Open main menu

Amorpha canescens, known as leadplant, downy indigo bush, prairie shoestring, or buffalo bellows, is a small, perennial semi-shrub in the pea family (Fabaceae), native to North America.[1][2] It has very small purple flowers with yellow stamens[3] which are grouped in racemes.[4] Depending on location, the flowers bloom from late June through mid-September.[5][3] The compound leaves of this plant appear leaden[4] (the reason for the common name "leadplant"[3]) due to their dense hairiness. The roots can grow up to 5 m (16 ft) deep and can spread up to 1 metre (3 ft 3 in) radially.[2] This plant can be found growing in well-drained soils of prairies, bluffs, and open woodlands.[4]

Amorpha Canescens.jpg
Scientific classification
A. canescens
Binomial name
Amorpha canescens
  • Amorpha brachycarpa E.J.Palmer
  • Amorpha canescens Pursh f. canescens
  • Amorpha canescens Pursh f. glabrata (A.Gray) Fassett
  • Amorpha canescens Pursh var. glabrata A.Gray


Typically between 0.3–1 m (1 ft 0 in–3 ft 3 in) tall, leadplant can be identified by its small purple flowers grouped in long spikes and its grey-green leaflets that are alternate and pinnately compound.[6] The plant produces fruits in the form of hairy legumes each with one seed inside. The flower and leafing pattern is similar to Amorpha fruticosa, however, A. canescens typically only grows to be 1 meter (3 ft 3 in) high and prefers drier habitats whereas A. fruticosa can grow to be 5 or 6 meters (16 or 20 ft) high and lives in wetter areas.


Leadplant is used for a variety of different purposes. indigenous peoples such as the Oglala use the plant for medicinal purposes.[7][1] Some indigenous tribes believed that the plant could aide in treating pinworms, eczema, rheumatism, neuralgia, open wounds, and cuts. The leaves of the plant were also used to make a tea and as a smoking mixture when dried, crushed and combined with buffalo fat.[7][8] It is also provides many benefits to the ecosystems it is a part of, for example it provides valuable nutrition for grazing animals and helps prevent soil erosion.[9][2] Leadplant may also be used in landscaping and gardening purposes due to its nitrogen fixing qualities and ability to help prevent erosion.[10] Its nodulated roots are filled with nitrogen fixing bacteria which is needed for plants to grow.[10]


Amorpha canescens was described by Frederick Pursh in 1814. It falls under subfamily Papilionoideae of the family Fabaceae.[5] The specific epithet "canescens" is a botanical Latin term meaning "becoming grey".[11] There have been further delineation beyond species of Amorpha canescens into distinct variants (such as the A. canescens var. glabrata) based on the amount of hairs and color of the leaves, however this further distinction is not typically accepted due to the wide variation in pubescence of the plant.[5]

Where to find itEdit

Amorpha canescens can be found in many locations throughout North America, ranging from southern parts of Canada to the northern edge of Mexico and spanning east from Montana to Michigan.[1] Leadplant is typically found in dry prairie and savanna communities[12][2] Leadplant prefers drier, well-drained soil of many different textures including sandy, gravely, and rocky soils.[10] Finding leadplant indicates minimal live-stock grazing and well-kept land that is not overgrown or that has experienced regular fire.[1][13]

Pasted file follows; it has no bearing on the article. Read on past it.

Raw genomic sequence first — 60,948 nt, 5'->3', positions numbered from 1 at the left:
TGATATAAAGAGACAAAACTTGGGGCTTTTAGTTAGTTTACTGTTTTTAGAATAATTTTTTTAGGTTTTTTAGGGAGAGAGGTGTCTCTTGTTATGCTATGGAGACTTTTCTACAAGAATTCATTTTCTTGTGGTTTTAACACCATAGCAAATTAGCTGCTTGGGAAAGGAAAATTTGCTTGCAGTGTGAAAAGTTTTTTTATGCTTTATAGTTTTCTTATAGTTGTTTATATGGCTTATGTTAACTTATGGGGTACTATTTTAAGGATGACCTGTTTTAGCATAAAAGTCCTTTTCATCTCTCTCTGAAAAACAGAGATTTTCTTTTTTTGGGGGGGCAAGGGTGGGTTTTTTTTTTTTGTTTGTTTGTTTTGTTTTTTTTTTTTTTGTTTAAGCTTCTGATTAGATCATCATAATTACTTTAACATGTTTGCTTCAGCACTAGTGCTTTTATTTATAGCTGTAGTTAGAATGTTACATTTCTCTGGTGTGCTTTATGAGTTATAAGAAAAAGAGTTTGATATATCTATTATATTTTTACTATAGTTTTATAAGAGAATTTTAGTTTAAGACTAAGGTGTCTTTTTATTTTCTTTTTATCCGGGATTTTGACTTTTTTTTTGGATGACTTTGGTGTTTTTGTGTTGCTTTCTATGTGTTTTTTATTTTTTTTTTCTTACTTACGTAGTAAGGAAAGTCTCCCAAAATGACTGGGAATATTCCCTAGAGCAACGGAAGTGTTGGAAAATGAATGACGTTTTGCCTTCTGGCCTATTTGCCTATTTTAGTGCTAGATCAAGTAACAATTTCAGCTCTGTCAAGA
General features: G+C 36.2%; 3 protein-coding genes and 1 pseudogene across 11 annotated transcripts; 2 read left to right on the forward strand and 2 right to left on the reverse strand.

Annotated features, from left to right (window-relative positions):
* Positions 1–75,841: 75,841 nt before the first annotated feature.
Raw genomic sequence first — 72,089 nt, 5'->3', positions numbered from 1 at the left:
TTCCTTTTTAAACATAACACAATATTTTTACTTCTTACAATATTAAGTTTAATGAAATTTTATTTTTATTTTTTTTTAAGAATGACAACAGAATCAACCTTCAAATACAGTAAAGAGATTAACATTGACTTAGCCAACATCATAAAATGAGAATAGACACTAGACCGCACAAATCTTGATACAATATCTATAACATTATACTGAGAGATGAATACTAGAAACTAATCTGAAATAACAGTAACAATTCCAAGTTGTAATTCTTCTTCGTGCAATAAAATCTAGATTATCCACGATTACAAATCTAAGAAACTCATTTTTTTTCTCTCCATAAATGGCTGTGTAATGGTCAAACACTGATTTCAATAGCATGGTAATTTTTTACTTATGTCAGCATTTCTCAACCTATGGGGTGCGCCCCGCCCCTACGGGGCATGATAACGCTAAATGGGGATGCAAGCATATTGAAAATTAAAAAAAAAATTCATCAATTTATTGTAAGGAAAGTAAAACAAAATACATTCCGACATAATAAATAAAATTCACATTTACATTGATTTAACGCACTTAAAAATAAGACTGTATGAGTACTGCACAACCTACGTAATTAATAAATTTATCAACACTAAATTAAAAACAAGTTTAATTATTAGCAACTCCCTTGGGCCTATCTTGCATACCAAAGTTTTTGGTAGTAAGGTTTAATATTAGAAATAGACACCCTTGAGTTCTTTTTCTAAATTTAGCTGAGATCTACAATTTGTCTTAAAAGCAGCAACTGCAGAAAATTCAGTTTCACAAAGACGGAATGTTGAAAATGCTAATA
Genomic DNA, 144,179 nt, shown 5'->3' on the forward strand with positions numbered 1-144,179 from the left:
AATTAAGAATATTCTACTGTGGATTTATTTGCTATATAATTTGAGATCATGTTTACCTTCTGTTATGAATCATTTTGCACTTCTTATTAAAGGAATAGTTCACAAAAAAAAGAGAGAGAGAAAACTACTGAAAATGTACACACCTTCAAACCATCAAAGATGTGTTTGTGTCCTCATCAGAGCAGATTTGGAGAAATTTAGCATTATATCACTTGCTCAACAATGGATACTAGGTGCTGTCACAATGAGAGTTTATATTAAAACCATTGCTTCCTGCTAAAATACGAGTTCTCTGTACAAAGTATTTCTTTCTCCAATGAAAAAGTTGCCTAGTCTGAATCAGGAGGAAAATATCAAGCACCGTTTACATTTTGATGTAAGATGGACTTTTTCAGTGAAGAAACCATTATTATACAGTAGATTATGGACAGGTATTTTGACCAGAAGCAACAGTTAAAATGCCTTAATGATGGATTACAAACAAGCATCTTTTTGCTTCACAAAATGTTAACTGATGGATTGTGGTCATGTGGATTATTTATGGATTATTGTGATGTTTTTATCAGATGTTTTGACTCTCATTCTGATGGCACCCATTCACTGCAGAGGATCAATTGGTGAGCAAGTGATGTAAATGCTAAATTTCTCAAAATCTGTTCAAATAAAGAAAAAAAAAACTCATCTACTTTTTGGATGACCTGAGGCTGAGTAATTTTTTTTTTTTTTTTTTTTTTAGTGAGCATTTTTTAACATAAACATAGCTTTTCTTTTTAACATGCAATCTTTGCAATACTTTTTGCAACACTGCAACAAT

1. ^ a b c d Casey, P. A. 2011. Plant Fact Sheet for leadplant (Amorpha canescens). USDA-Natural Resources Conservation Service, Manhattan Plant Materials Center. Manhattan, Kansas.
  2. ^ a b c d Slagle, Malinda W.; Hendrix, Stephen D. (2009-10-01). "Reproduction of Amorpha canescens (Fabaceae) and diversity of its bee community in a fragmented landscape". Oecologia. 161 (4): 813–823. doi:10.1007/s00442-009-1429-3. ISSN 0029-8549. PMID 19707794.
  3. ^ a b c Gardner, Harold W. (2011). Tallgrass prairie restoration in the Midwestern and Eastern United States : A hands-on guide. New York: Springer. pp. 154–155. ISBN 978-1-4419-7426-6.
  4. ^ a b c "Amorpha canescens". Native Plant Database. Lady Bird Johnson Wildflower Center, University of Texas at Austin. Retrieved 2010-03-26.
  5. ^ a b c Penskar, M.R. 2008. Special Plant Abstract for leadplant (Amorpha canescens). Michigan Natural Features Inventory, Lansing, MI. 4 pp.
  6. ^ Lis, Anna; Adamczewska, Anna; Banaszczak, Piotr (2014-01-01). "Chemical Composition of the Essential Oil of Amorpha canescens Pursh". Journal of Oleo Science. 63 (12): 1269–1274. doi:10.5650/jos.ess14152.
  7. ^ a b Species account from Native American Ethnobotany (University of Michigan - Dearborn) Retrieved 2010-03-26
  8. ^ Gilmore MR (1919) Uses of plants by the Indians of the Missouri River Region. Annual Report of the Bureau of American Ethnology, 33, 1-126.
  9. ^ Hickman, Karen R.; Hartnett, David C. (2002-03-01). "Effects of grazing intensity on growth, reproduction, and abundance of three palatable forbs in Kansas tallgrass prairie". Plant Ecology. 159 (1): 23–33. doi:10.1023/A:1015534721939. ISSN 1385-0237.
  10. ^ a b c "Amorpha canescens" at the Encyclopedia of Life
  11. ^ NPWRC :: Leadplants (Amorpha canescens) Archived July 27, 2010, at the Wayback Machine Retrieved 2010-03-26.
  12. ^ "DNR - Lead Plant or Prairie Shoestring (Amorpha canescens)". Retrieved 2017-04-19.
  13. ^ Gibson, David J. (1988-01-01). "Regeneration and Fluctuation of Tallgrass Prairie Vegetation in Response to Burning Frequency". Bulletin of the Torrey Botanical Club. 115 (1): 1–12. doi:10.2307/2996561. JSTOR 2996561.

External linksEdit